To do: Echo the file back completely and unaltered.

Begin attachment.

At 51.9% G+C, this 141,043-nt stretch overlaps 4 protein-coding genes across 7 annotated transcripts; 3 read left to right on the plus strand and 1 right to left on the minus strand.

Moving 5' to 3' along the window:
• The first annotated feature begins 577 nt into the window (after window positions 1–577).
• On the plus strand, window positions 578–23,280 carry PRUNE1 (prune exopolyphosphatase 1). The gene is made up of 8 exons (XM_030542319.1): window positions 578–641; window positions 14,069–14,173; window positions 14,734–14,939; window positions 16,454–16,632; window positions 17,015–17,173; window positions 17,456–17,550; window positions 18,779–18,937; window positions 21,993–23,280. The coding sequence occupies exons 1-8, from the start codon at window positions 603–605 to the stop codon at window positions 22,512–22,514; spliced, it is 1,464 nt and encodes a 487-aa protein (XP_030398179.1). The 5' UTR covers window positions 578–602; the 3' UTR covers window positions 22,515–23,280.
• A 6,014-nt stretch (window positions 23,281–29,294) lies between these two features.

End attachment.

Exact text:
At 51.9% G+C, this 141,043-nt stretch overlaps 4 protein-coding genes across 7 annotated transcripts; 3 read left to right on the plus strand and 1 right to left on the minus strand.

Moving 5' to 3' along the window:
• The first annotated feature begins 577 nt into the window (after window positions 1–577).
• On the plus strand, window positions 578–23,280 carry PRUNE1 (prune exopolyphosphatase 1). The gene is made up of 8 exons (XM_030542319.1): window positions 578–641; window positions 14,069–14,173; window positions 14,734–14,939; window positions 16,454–16,632; window positions 17,015–17,173; window positions 17,456–17,550; window positions 18,779–18,937; window positions 21,993–23,280. The coding sequence occupies exons 1-8, from the start codon at window positions 603–605 to the stop codon at window positions 22,512–22,514; spliced, it is 1,464 nt and encodes a 487-aa protein (XP_030398179.1). The 5' UTR covers window positions 578–602; the 3' UTR covers window positions 22,515–23,280.
• A 6,014-nt stretch (window positions 23,281–29,294) lies between these two features.